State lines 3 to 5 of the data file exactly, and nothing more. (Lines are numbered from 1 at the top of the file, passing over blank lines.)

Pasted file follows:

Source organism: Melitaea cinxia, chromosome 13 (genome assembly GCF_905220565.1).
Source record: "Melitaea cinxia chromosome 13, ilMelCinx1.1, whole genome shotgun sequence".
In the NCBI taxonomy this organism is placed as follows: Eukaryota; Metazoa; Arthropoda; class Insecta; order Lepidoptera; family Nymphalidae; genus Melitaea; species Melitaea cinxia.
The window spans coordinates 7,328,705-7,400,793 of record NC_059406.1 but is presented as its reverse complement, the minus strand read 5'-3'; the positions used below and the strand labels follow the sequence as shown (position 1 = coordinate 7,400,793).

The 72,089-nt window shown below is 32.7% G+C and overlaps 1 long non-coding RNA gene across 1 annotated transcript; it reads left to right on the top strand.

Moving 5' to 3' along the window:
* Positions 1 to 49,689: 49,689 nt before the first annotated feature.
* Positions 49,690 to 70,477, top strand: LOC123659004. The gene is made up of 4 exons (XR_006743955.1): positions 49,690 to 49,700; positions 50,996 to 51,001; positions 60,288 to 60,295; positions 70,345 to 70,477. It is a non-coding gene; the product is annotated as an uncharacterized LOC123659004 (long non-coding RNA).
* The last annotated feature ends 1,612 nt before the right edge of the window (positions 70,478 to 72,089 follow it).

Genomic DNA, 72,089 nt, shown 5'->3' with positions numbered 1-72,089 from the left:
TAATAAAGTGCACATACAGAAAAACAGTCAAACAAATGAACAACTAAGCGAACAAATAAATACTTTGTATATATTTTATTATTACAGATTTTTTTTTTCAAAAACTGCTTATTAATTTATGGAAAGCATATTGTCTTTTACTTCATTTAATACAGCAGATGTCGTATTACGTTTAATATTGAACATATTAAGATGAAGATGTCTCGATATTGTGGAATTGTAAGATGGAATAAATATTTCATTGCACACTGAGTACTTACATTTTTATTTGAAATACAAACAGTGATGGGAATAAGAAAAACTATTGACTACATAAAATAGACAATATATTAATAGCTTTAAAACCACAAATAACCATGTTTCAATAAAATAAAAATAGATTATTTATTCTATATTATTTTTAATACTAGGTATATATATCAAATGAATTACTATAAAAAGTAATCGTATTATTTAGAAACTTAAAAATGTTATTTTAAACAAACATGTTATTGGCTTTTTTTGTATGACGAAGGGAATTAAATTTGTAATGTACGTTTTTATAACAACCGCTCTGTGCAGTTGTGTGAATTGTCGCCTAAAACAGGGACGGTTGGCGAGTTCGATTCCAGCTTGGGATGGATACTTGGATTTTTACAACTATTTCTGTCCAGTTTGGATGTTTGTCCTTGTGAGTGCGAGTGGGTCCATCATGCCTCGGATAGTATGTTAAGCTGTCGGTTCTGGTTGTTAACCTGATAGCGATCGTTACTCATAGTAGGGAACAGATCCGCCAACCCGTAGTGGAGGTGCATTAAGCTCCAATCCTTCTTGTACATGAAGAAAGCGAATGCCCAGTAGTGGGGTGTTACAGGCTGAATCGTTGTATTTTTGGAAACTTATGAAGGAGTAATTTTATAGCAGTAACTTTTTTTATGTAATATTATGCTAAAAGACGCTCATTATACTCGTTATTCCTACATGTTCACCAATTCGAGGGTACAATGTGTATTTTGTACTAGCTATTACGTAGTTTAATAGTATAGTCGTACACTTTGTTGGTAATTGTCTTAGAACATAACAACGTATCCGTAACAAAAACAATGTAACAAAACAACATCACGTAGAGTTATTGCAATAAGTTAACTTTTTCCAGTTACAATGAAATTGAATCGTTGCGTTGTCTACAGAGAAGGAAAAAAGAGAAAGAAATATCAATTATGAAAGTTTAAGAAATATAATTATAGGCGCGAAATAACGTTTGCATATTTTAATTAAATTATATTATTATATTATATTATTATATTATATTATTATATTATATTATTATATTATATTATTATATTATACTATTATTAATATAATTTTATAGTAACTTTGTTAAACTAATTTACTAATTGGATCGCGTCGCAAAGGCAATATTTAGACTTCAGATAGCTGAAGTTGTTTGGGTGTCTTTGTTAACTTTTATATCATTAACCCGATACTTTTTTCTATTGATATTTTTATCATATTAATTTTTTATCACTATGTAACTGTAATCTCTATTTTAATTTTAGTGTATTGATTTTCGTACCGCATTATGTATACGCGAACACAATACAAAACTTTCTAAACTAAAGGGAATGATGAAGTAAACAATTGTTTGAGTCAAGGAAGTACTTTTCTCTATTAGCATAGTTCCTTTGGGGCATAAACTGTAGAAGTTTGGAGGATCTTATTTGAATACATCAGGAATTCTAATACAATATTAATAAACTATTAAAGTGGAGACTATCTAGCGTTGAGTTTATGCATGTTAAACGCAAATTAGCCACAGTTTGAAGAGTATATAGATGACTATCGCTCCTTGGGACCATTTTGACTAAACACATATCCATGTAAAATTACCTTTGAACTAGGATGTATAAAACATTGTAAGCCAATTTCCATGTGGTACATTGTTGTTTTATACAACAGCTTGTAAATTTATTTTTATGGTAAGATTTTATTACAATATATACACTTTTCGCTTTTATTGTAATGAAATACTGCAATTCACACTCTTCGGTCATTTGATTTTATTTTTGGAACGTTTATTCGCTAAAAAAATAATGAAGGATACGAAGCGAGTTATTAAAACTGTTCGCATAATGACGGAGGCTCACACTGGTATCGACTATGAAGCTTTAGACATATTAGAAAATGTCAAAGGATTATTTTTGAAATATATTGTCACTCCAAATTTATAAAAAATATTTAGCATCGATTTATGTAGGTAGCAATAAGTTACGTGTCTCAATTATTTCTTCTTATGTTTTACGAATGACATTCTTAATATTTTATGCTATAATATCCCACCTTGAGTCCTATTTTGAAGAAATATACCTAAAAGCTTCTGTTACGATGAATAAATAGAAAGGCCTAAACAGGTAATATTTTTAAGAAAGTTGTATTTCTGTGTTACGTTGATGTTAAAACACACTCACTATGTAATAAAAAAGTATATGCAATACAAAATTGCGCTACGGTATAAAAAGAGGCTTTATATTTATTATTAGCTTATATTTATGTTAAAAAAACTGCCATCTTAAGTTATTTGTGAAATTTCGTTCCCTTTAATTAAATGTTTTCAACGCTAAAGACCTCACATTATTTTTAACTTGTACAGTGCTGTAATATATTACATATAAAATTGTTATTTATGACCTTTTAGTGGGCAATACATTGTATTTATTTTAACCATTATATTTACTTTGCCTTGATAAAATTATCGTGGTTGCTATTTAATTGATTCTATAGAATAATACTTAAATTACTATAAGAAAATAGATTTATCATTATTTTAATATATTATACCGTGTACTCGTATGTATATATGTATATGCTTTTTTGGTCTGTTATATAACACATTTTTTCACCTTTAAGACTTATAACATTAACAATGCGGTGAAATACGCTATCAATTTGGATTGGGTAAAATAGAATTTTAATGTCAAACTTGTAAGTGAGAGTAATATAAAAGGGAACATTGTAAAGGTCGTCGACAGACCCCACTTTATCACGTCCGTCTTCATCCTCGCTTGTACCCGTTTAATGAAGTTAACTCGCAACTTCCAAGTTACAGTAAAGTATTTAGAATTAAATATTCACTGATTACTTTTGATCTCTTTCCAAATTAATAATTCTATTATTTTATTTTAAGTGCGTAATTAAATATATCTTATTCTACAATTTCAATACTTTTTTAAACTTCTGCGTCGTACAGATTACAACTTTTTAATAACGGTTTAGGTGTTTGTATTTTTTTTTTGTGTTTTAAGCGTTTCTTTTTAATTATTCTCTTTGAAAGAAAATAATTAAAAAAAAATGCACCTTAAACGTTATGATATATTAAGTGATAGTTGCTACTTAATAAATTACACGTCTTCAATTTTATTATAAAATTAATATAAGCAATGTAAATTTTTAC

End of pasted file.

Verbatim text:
In the NCBI taxonomy this organism is placed as follows: Eukaryota; Metazoa; Arthropoda; class Insecta; order Lepidoptera; family Nymphalidae; genus Melitaea; species Melitaea cinxia.
The window spans coordinates 7,328,705-7,400,793 of record NC_059406.1 but is presented as its reverse complement, the minus strand read 5'-3'; the positions used below and the strand labels follow the sequence as shown (position 1 = coordinate 7,400,793).

The 72,089-nt window shown below is 32.7% G+C and overlaps 1 long non-coding RNA gene across 1 annotated transcript; it reads left to right on the top strand.